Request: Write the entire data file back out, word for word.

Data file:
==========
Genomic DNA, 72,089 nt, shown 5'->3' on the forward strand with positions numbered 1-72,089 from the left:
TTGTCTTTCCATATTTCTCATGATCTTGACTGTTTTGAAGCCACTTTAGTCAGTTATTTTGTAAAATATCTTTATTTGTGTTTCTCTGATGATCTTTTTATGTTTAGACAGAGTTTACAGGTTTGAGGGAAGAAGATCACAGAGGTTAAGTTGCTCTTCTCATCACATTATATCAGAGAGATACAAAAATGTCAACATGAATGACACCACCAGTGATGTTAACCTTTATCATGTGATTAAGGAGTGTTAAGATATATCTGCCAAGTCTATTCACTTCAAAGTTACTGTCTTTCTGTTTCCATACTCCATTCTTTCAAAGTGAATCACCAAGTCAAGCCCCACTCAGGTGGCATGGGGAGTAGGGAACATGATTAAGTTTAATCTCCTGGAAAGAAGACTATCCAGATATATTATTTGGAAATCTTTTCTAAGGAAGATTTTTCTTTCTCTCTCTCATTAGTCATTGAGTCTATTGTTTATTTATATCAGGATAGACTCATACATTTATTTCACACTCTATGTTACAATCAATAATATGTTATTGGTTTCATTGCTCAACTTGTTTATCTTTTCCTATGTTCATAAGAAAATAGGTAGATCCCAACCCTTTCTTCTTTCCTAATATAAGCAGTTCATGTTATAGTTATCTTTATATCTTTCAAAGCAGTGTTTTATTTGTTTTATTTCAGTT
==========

Genomic DNA, 72,089 nt, shown 5'->3' on the forward strand with positions numbered 1-72,089 from the left:
TTGTCTTTCCATATTTCTCATGATCTTGACTGTTTTGAAGCCACTTTAGTCAGTTATTTTGTAAAATATCTTTATTTGTGTTTCTCTGATGATCTTTTTATGTTTAGACAGAGTTTACAGGTTTGAGGGAAGAAGATCACAGAGGTTAAGTTGCTCTTCTCATCACATTATATCAGAGAGATACAAAAATGTCAACATGAATGACACCACCAGTGATGTTAACCTTTATCATGTGATTAAGGAGTGTTAAGATATATCTGCCAAGTCTATTCACTTCAAAGTTACTGTCTTTCTGTTTCCATACTCCATTCTTTCAAAGTGAATCACCAAGTCAAGCCCCACTCAGGTGGCATGGGGAGTAGGGAACATGATTAAGTTTAATCTCCTGGAAAGAAGACTATCCAGATATATTATTTGGAAATCTTTTCTAAGGAAGATTTTTCTTTCTCTCTCTCATTAGTCATTGAGTCTATTGTTTATTTATATCAGGATAGACTCATACATTTATTTCACACTCTATGTTACAATCAATAATATGTTATTGGTTTCATTGCTCAACTTGTTTATCTTTTCCTATGTTCATAAGAAAATAGGTAGATCCCAACCCTTTCTTCTTTCCTAATATAAGCAGTTCATGTTATAGTTATCTTTATATCTTTCAAAGCAGTGTTTTATTTGTTTTATTTCAGTT